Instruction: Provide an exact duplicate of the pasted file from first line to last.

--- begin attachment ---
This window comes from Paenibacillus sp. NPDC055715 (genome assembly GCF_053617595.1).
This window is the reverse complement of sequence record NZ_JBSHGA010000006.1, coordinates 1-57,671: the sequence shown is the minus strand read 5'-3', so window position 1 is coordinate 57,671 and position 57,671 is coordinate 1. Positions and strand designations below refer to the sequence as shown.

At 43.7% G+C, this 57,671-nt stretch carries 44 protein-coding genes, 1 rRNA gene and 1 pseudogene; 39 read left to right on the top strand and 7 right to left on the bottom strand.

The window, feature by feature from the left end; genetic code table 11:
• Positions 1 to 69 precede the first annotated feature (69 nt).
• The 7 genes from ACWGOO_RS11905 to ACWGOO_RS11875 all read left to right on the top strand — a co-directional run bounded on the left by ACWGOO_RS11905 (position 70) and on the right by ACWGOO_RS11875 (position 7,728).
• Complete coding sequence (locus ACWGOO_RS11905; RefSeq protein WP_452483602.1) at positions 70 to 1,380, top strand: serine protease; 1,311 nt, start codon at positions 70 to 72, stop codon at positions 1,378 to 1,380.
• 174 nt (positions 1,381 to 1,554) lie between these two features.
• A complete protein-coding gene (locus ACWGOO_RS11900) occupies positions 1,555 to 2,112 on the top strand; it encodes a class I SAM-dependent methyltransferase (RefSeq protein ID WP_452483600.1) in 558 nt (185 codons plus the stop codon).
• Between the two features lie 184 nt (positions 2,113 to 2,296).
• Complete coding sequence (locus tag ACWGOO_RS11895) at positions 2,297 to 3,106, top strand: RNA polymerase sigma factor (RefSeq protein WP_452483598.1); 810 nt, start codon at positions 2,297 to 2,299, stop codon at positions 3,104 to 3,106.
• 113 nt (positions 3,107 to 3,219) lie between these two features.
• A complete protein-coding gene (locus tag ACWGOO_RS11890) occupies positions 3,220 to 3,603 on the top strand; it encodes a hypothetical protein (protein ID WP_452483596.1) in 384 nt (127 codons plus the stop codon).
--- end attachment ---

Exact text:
This window comes from Paenibacillus sp. NPDC055715 (genome assembly GCF_053617595.1).
This window is the reverse complement of sequence record NZ_JBSHGA010000006.1, coordinates 1-57,671: the sequence shown is the minus strand read 5'-3', so window position 1 is coordinate 57,671 and position 57,671 is coordinate 1. Positions and strand designations below refer to the sequence as shown.

At 43.7% G+C, this 57,671-nt stretch carries 44 protein-coding genes, 1 rRNA gene and 1 pseudogene; 39 read left to right on the top strand and 7 right to left on the bottom strand.

The window, feature by feature from the left end; genetic code table 11:
• Positions 1 to 69 precede the first annotated feature (69 nt).
• The 7 genes from ACWGOO_RS11905 to ACWGOO_RS11875 all read left to right on the top strand — a co-directional run bounded on the left by ACWGOO_RS11905 (position 70) and on the right by ACWGOO_RS11875 (position 7,728).
• Complete coding sequence (locus ACWGOO_RS11905; RefSeq protein WP_452483602.1) at positions 70 to 1,380, top strand: serine protease; 1,311 nt, start codon at positions 70 to 72, stop codon at positions 1,378 to 1,380.
• 174 nt (positions 1,381 to 1,554) lie between these two features.
• A complete protein-coding gene (locus ACWGOO_RS11900) occupies positions 1,555 to 2,112 on the top strand; it encodes a class I SAM-dependent methyltransferase (RefSeq protein ID WP_452483600.1) in 558 nt (185 codons plus the stop codon).
• Between the two features lie 184 nt (positions 2,113 to 2,296).
• Complete coding sequence (locus tag ACWGOO_RS11895) at positions 2,297 to 3,106, top strand: RNA polymerase sigma factor (RefSeq protein WP_452483598.1); 810 nt, start codon at positions 2,297 to 2,299, stop codon at positions 3,104 to 3,106.
• 113 nt (positions 3,107 to 3,219) lie between these two features.
• A complete protein-coding gene (locus tag ACWGOO_RS11890) occupies positions 3,220 to 3,603 on the top strand; it encodes a hypothetical protein (protein ID WP_452483596.1) in 384 nt (127 codons plus the stop codon).